Dangerous Ideas: A Brief History of Censorship in the West, from the Ancients to Fake News, by Eric Berkowitz, is an interesting book discussing the ideas of free speech and censorship within the Western world. Many in the West would look at Chinese or other authoritarian states, and discuss measures related to the suppression of journalism, control of information and ideas through censorship of books and culture, and so forth; these same people may not realize or understand how much free speech Dangerous Ideas: A Brief History of Censorship in the West, from the Ancients to Fake News, by Eric Berkowitz, is an interesting book discussing the ideas of free speech and censorship within the Western world. Many in the West would look at Chinese or other authoritarian states, and discuss measures related to the suppression of journalism, control of information and ideas through censorship of books and culture, and so forth; these same people may not realize or understand how much free speech and censorship suppression exists within Western cultures. Berkowitz looks at the history of censorship through the eras, focusing on religious censorship, the burning of "pagan/heretical" texts (and sometimes, tragically, authors and printers). Another area of focus is libel/defamation suits, often used in Western history to target opponents of elite politicians and business people. Moving to the US, Berkowitz looks at the suppression of ideas surrounding race and racism in the United States, with some horrifying and oft suppressed ideas and facts coming to the fore. During WWII in the Western world, information was heavily suppressed by wartime governments for propaganda purposes, and this continued on into the era of cold war hysteria that gripped America and the West, targeting actors, directors, authors, and publishers, as well as academic scholars, with defamation suits, criminal charges, and other draconian forms of debasement. The buck does not stop in history, even though this style of cold war censorship only ended recently. The West (and the rest of the world, although not the context of this book) is moving through a moment of enormous change in how information is consumed, and how censorship works. Berkowitz discusses concepts such as fake news, internet technology firms, and the commoditization of information, safe spaces vs. harmful racism, and so forth. One of the things I am always leary about when reading American-based free speech discussions is the new discourse on safe spaces. Many countries in the West suffer from numerous issues with how they process and conceive of subjects like national culture, ethnicity, nationalism, and so forth. Berkowitz notes some interesting moments in history; in Europe, where anti-Jewish speech is often punished through the court systems, but a young Muslim teenager was jailed for saying that British soldiers should "Die and go to hell" is an interesting case point where utilizing protective speech measures can often serve political purposes. In the US, a similar issue exists, although from the opposite perspective. The US Supreme Court in 1992 sided with hate groups that, for example, would place burning crosses near people's homes (sometimes in public spaces). Clearly, the use of burning crosses can be used to target people, scare them, and force them out of the confines of society, precisely the aim of such white supremacist groups, and clearly, in some respects, court-sanctioned. The discussion around this is complex and nuanced. In my opinion (I am Canadian, and these are the laws we have), hate speech, or speech used to degrade or spread terror through a particular group of people, is definitely not right, and should not be condoned even in the name of "free speech". In these cases, the speech is not free - although one person, usually of a majoritarian bend, is able to express themselves, it bars and degrades the ability of those not part of the group to speak, and is often used to suppress not only their ideas but their literal selves; a much more heinous act, in my opinion. However, Berkowitz notes in the West that attempts to suppress free speech, no matter how and why, are often less than successful. Clearly, much of the "problem" lies within the body populace - ignorance, lack of education, and competition over scarce resources probably have more of a role to play in the advent of our modern racist moments than actual racism. If nations (Canada and the United States among them) did a better job of reducing tensions, avoiding making ethnicity and race political tools for electoral purposes, and spread resources more fairly by using progressive taxation systems and beefing up education and healthcare access to the underprivileged (and so on), we would see far less racially motivated attacks. Ignorance comes from a lack of understanding, and the sheltered lives that the middle class strives for in many of our societies insulate us from learning and understanding. I personally feel that the argument over free speech, targeting safe spaces, or having provocative individuals standing in crowds and screaming at people, is a waste of time and energy, focusing on a highly nuanced subject that is complex but ultimately is not the source of the tensions it generates. People are angry at the lack of opportunities, at unfair treatment by authorities, and at discriminatory practices within our working and cultural spheres. These things are a much wider issue and encompass not only free speech but numerous other rights and responsibilities. Berkowitz offers such discussions within this book, and the discourse at hand is interesting and worth a look for those who are avid readers of the discussions revolving around media, culture, and free speech in the Western political sphere. An interesting book, and worth a read!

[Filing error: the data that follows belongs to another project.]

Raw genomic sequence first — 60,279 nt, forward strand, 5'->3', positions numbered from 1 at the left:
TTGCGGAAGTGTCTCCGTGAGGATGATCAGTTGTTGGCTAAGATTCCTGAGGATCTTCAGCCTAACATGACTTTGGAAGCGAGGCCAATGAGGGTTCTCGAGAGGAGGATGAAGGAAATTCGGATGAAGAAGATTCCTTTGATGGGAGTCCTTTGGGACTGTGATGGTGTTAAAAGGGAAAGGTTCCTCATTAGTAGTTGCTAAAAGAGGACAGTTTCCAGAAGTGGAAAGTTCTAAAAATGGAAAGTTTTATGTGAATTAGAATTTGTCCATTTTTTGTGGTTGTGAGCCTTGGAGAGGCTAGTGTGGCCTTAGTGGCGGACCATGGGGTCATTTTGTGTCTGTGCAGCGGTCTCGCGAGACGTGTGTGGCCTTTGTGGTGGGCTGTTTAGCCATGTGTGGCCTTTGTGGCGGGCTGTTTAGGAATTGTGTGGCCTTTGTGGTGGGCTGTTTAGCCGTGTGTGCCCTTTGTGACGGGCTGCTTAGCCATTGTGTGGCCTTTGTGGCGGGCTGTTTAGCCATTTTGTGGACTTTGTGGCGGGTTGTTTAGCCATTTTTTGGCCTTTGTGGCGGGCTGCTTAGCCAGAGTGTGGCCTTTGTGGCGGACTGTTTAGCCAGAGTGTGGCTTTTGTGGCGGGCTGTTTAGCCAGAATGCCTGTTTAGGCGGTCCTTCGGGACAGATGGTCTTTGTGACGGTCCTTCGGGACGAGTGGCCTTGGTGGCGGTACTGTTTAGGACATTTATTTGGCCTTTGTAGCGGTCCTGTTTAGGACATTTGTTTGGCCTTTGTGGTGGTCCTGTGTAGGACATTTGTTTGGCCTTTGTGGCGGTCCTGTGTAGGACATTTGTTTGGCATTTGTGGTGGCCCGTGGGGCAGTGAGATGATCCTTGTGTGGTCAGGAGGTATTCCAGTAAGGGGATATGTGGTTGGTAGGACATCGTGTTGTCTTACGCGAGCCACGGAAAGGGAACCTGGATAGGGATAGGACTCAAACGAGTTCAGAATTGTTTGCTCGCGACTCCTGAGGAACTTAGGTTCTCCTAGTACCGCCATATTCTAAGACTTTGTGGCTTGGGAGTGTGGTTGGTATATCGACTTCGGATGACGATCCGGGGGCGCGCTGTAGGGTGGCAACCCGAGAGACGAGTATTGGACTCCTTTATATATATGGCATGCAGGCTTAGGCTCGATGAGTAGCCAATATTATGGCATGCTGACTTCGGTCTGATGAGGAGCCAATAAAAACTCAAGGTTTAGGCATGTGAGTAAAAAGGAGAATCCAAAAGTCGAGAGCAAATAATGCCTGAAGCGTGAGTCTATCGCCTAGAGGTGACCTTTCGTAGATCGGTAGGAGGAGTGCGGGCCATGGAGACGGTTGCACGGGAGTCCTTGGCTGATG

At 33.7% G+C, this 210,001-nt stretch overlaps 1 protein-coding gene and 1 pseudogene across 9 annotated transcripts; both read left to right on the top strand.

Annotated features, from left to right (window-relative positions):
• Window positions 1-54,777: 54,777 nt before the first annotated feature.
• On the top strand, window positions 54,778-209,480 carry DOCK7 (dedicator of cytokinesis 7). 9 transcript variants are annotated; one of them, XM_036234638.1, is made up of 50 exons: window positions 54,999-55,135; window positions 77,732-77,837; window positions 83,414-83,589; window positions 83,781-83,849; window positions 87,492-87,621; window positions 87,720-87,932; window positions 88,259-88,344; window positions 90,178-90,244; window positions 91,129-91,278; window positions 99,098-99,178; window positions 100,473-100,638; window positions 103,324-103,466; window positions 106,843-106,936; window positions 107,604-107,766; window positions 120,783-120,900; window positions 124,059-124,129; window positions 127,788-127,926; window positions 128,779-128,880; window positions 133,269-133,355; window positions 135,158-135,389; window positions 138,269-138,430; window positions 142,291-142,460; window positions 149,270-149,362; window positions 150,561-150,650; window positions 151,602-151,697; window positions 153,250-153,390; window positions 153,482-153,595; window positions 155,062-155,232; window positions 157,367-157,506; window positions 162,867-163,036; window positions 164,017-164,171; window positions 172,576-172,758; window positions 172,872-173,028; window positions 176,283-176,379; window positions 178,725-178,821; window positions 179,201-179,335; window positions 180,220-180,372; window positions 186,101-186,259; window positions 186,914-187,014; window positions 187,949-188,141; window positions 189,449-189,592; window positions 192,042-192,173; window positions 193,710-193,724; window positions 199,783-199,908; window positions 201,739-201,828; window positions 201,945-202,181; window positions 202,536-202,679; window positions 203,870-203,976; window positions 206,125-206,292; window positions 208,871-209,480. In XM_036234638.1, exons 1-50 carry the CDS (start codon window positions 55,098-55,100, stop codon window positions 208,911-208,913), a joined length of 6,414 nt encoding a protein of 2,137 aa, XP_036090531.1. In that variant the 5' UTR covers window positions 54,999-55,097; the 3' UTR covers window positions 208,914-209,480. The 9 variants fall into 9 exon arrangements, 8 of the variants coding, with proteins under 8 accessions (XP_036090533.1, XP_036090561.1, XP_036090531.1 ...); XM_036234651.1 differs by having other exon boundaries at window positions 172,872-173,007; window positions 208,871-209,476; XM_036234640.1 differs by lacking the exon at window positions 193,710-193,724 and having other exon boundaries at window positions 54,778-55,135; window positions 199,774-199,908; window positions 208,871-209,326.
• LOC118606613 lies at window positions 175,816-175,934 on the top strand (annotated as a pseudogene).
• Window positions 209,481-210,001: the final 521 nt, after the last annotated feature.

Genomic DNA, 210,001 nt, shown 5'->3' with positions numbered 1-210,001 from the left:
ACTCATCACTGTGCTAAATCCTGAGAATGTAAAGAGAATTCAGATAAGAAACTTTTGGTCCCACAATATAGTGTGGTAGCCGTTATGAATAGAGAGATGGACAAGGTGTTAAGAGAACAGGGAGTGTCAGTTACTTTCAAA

4. 5 out of 5